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MIT keeps donation from company that helps surveil Uyghurs in China

Donation’s use ‘on hold,’ according to university

The Massachusetts Institute of Technology will keep a donation from a company that assists in the surveillance of Uighurs held captive by the Chinese Communist Party.

The remaining donation from SenseTime will remain in the university’s bank account despite sanctions against the company from the current and prior presidential administration.

“More than five years ago, in 2018, SenseTime, founded by MIT alumnus Xiao’ou Tang, provided a gift to MIT that allows for unrestricted MIT research. These are MIT-generated ideas and research projects selected by MIT faculty,” Kimberly Allen, MIT’s director of media relations said in an email to The College Fix.

“Following the government’s latest sanction against SenseTime (in December 2021), MIT reviewed the 2018 gift and decided not to return it,” Allen said.

She said that “additional uses of the funding not already allocated remain on hold” and the school paused “any new calls for research proposals that might be funded by the gift and not moving forward with any fellowships.”

The Treasury Department sanctioned the company in 2021 because it “developed facial recognition programs that can determine a target’s ethnicity, with a particular focus on identifying ethnic Uyghurs.” The punishment prohibits Americans from investing in the company.

“When applying for patent applications, Shenzhen Sensetime Technology Co. Ltd. has highlighted its ability to identify Uyghurs wearing beards, sunglasses, and masks,” the Treasury Department stated.

The company also landed on the Department of Commerce’s “Entity List” in 2019 under the Trump administration. Companies on the list cannot engage in trade with the United States.

The Fix emailed SenseTime’s public relations team on Aug. 22 and asked for comment on the latest sanctions and accusations and what Tang (pictured) hoped to achieve with his donation to MIT.

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While MIT admits to accepting money, it said it does not collaborate with SenseTime.

“MIT does not have any sponsored research collaborations or activities with SenseTime,” Allen said.

Whether this statement refers to ongoing collaboration or past partnerships is unclear and seems to contradict previous statements reported by MIT News, quoting the former director of the university’s Quest for Intelligence on the SenseTime-MIT partnership.

“‘These projects are just the beginning of what promises to be one of the most important initiatives MIT has ever started,” Antonio Torralba, the director of the MIT Quest for Intelligence, stated in August 2018.. ‘SenseTime’s tremendous support for pivotal research will deepen the footprint of The Quest on campus.’”

MIT has not yet responded to requests from The Fix for clarification. MIT has not replied to further questions from The Fix concerning their awareness of SenseTime’s use of the research that MIT conducted and published with SenseTime funding.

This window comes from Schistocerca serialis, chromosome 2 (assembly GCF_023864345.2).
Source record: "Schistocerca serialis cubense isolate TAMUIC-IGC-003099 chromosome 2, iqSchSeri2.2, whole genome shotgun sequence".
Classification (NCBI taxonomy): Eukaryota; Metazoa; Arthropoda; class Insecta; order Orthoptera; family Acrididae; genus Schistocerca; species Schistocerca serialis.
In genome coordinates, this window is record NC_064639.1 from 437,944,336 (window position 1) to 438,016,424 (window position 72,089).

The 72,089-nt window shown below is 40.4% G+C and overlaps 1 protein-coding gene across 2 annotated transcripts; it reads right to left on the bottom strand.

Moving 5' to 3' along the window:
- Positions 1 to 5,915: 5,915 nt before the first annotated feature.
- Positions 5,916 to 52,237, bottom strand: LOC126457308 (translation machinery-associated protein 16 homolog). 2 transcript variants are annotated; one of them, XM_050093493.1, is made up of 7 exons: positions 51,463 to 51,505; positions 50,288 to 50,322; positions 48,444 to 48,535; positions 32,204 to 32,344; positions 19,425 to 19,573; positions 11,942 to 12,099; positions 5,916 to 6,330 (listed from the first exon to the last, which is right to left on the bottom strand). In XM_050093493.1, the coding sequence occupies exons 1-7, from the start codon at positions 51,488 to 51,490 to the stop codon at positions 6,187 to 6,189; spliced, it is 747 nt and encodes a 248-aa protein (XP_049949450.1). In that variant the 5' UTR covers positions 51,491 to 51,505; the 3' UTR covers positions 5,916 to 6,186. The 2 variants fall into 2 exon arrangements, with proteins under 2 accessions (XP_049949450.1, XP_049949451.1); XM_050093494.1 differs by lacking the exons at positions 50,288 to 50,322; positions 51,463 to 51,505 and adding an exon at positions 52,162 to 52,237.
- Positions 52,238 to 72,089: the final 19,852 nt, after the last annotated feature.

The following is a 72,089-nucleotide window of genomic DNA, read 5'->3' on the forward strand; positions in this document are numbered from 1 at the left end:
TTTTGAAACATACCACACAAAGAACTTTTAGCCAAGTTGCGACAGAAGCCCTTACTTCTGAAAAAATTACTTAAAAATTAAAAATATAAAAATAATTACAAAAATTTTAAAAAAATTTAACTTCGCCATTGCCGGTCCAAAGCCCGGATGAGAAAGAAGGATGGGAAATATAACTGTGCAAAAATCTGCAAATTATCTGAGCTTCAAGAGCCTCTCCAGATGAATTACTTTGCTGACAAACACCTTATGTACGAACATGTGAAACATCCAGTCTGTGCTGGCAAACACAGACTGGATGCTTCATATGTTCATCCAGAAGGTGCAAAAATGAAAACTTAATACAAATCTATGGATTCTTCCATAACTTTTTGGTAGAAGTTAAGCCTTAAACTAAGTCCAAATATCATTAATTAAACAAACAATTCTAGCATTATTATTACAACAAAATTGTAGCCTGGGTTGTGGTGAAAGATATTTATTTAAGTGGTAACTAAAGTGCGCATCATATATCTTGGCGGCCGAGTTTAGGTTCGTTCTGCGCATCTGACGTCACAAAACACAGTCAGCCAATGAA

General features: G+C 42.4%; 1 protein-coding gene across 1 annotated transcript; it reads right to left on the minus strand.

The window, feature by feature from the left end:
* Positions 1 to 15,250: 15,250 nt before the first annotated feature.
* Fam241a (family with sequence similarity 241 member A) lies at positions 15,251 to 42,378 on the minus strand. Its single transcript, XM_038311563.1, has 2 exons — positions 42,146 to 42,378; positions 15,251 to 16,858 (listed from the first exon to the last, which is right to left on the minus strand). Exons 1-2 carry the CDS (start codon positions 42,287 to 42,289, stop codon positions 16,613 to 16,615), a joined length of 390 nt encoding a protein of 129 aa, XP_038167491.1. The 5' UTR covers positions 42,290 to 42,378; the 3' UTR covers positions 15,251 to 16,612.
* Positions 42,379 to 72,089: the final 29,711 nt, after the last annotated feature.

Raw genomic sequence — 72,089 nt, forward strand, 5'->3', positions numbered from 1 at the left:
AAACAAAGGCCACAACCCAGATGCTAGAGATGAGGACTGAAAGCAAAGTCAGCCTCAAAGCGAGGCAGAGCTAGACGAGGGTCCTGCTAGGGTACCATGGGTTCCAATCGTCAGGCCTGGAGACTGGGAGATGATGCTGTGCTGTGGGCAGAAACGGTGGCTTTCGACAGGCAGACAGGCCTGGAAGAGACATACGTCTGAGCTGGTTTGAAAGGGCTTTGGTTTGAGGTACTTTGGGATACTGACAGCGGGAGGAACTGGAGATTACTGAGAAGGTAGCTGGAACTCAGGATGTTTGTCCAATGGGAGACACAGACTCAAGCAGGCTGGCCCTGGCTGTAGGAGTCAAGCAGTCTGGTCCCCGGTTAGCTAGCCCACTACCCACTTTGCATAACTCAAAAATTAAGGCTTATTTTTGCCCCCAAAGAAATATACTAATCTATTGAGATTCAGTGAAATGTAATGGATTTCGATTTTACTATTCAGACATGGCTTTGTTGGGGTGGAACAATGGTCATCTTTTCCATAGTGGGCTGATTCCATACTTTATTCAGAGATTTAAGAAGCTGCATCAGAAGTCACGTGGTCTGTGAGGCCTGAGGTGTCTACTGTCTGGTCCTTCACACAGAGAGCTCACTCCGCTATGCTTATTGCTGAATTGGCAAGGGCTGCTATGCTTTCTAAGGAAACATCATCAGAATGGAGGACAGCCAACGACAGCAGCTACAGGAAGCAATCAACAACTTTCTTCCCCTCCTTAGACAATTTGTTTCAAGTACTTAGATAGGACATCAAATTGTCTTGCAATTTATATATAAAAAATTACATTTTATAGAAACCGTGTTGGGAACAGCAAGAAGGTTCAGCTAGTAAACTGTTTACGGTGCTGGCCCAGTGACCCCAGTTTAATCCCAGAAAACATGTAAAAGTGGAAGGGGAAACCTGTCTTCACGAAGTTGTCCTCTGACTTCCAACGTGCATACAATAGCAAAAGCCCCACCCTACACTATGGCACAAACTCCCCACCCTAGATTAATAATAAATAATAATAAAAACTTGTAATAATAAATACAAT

Tang spoke in November 2018 at MIT’s China Summit. At one time he spoke in front of a slide titled “MIT and SenseTime announce effort to advance intelligence research.”

“We are very, very fortunate to be able to work with MIT to form this [artificial intelligence] alliance, to work together on AI,” Tang said. “I want to thank MIT for coming to China.” The university held a summit in China.

The Washington Free Beacon reported that one of the papers funded by SenseTime was co-authored by individuals associated with Zhejiang University which has intricate ties to the Chinese military and has been flagged for economic and academic espionage multiple times and has been labeled as “high risk.” MIT has not responded to The Fix’s request for comment on this alleged partnership.

Beyond the statements from the former director, the MIT article stated that there was, in 2018 at least, an alliance between MIT and SenseTime.

“SenseTime, a leading artificial intelligence company founded by MIT alumnus Xiao’ou Tang PhD ’96, jointly created the alliance with MIT earlier this year to define the next frontier of human and machine intelligence,” the university announced.

American defense and security officials have great concerns over this “next frontier” or “machine intelligence” as far as China is involved. A final report from the National Security Commission on Artificial Intelligence raised concerns about China’s use of artificial intelligence.

“China’s domestic use of AI is a chilling precedent for anyone around the world who cherishes individual liberty,” the report stated.

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About the Author
College Fix contributor Aidan Mays is a student at Franciscan University of Steubenville studying English with a writing focus, while also studying Greek and tutoring at the Writing Center. He is enrolled in the Honors program and is an active member of Sigma Tau Delta and the Treasurer for his local chapter.  He is a Krav Maga and Muay Thai practitioner.